On Tue, May 19, 2009 at 10:52:53AM +0200, fabrice régnier wrote: > > My web server send gzip pages. > > Wget can download this gzip pages with this command: > > # wget -S --header='Accept-Encoding: gzip,deflate' http://my_url > > But it stays gzip compressed. When i open these pages with firefox, i'd > like to see them in a more clear format ;) > This is interesting problem. I have web server behing slow link, thus I have all bigger files compressed (on file system) and I send them to clients compressed with propper Content-Encoding header.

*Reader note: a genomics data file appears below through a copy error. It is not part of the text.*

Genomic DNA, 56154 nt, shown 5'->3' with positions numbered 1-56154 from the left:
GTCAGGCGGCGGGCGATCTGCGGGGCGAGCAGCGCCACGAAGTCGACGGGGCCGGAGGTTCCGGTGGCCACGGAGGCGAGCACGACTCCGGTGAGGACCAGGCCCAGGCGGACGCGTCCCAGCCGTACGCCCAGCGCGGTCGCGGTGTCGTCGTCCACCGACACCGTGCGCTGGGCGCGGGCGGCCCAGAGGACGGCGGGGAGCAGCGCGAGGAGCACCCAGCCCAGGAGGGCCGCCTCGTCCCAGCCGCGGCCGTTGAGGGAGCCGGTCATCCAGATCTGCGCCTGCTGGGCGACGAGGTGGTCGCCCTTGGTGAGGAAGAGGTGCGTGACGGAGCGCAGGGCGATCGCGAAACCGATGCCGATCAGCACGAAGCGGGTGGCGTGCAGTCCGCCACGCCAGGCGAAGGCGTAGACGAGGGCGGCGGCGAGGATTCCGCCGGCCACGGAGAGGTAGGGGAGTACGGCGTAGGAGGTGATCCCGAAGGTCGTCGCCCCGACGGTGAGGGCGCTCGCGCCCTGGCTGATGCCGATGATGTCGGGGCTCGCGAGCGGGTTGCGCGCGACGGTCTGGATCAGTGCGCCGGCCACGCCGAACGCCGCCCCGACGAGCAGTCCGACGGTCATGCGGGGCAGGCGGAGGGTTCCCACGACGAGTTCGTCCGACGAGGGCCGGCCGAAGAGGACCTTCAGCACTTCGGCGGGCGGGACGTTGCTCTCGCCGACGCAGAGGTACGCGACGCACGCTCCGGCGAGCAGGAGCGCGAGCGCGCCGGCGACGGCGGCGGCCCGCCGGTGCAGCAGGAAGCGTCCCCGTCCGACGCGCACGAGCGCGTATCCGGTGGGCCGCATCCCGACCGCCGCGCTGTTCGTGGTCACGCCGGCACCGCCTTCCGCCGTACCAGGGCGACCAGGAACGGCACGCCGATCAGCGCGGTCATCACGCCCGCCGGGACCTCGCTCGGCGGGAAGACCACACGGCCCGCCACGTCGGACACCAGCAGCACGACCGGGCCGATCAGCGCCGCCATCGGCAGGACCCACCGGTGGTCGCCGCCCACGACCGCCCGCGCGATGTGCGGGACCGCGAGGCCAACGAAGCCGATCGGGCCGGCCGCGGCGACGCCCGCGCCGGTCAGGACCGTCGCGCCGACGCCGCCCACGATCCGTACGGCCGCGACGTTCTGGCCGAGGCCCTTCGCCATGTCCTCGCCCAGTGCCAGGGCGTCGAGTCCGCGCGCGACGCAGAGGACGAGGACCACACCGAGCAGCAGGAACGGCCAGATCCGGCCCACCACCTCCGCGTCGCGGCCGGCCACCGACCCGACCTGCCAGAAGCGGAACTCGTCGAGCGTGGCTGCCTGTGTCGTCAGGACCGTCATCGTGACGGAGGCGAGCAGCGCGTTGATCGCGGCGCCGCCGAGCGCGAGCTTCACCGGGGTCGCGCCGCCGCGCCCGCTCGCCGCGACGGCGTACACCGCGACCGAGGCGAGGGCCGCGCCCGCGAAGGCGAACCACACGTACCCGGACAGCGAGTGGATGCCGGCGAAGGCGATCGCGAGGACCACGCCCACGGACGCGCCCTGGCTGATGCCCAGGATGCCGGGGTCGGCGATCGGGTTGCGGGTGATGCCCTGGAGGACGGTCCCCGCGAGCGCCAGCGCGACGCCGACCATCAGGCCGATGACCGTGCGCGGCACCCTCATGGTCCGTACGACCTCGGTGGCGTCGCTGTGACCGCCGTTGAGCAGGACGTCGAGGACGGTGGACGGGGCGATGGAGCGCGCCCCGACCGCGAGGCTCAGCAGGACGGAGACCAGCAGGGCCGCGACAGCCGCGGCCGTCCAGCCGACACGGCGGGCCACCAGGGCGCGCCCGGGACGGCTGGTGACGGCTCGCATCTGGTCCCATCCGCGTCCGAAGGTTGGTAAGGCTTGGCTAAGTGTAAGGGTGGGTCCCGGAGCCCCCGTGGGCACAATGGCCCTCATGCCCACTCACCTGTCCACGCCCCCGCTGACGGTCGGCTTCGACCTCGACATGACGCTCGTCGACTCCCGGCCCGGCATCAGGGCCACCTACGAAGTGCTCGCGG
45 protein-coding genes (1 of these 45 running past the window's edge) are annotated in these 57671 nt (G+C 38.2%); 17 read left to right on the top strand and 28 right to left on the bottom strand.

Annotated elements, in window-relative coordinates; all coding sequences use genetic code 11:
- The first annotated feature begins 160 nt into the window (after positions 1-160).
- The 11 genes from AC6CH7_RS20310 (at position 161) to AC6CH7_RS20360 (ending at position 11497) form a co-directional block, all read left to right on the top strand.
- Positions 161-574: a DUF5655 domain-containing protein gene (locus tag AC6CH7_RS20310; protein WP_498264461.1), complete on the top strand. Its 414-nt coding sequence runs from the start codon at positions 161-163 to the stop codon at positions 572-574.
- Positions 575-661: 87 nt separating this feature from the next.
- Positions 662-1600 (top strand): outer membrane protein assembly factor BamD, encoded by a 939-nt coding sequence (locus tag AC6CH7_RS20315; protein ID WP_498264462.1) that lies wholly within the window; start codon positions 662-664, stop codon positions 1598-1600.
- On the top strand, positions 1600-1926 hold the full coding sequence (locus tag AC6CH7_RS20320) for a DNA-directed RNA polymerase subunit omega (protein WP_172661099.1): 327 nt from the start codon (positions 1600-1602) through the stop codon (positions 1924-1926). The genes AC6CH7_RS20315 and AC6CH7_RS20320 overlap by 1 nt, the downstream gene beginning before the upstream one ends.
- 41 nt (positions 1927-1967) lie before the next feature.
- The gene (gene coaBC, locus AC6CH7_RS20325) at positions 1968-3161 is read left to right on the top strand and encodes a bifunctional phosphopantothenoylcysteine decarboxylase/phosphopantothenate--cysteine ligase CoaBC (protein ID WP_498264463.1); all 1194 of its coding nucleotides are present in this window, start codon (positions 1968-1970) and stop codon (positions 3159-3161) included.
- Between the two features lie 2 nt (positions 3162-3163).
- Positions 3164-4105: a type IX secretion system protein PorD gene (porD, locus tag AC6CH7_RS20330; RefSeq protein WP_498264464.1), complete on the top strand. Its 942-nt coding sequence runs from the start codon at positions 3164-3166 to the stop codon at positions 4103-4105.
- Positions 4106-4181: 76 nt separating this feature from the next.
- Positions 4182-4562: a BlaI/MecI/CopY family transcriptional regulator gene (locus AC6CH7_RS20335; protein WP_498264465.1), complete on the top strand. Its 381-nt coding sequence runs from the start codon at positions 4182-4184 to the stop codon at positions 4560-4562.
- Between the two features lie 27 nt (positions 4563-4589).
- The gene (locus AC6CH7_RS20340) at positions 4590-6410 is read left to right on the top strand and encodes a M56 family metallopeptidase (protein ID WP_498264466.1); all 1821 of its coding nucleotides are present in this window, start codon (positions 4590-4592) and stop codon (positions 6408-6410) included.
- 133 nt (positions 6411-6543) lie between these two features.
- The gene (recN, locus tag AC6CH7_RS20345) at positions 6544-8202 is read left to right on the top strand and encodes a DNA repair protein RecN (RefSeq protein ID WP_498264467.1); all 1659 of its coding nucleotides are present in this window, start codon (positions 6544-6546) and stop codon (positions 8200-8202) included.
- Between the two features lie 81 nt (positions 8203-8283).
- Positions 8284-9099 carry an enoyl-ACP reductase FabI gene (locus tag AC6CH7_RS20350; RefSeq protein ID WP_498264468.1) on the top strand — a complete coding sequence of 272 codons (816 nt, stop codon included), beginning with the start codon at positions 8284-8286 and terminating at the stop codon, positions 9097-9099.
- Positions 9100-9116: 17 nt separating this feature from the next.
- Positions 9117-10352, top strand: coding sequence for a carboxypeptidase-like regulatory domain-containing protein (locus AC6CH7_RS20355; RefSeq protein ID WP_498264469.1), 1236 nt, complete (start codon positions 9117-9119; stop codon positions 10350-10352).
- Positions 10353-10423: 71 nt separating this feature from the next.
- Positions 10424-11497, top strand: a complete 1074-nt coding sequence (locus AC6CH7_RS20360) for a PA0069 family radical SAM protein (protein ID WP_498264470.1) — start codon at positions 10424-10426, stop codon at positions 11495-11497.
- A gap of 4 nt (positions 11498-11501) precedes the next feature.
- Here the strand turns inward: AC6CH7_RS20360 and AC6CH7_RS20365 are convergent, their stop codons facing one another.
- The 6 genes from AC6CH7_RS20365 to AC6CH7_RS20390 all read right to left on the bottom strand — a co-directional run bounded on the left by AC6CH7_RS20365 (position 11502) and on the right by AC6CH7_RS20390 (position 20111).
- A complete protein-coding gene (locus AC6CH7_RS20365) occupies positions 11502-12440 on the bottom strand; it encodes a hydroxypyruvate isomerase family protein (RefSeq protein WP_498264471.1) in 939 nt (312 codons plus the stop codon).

> My questions are: > * should wget uncompress gzip on the fly while downloading ? I think it would be convenient for the user. (This feature should be driven on Content-Encoding header only, not on Content-Type.) > * should firefox should uncompress gzip while opening a local gzip file ? Problem is, Firefox doesn't investigate the content of the file and it's MIME type guess is based on file extension only. Firefox also doesn't consider content encoding at all on local files. (It's pain to browse localy saved web pages with compressed SVG images by Firefox.) > * should i manually uncompress all gzip files before i can open them with > firefox ? That's equivalent to first question: Is Content-Encoding just a transport encoding (like base64 of quoted-printable in e-mail) or is it a permanent mark `This file is compressed'? Additionally, I have another approach: The MIME type and Content-Encoding can be saved into extended file attributes and then any application can reuse this info to figure out the type of data easily without file name extionsion or file content magic. (This feature has been discussed on this list already and my patch has been dismissed.) -- Petr
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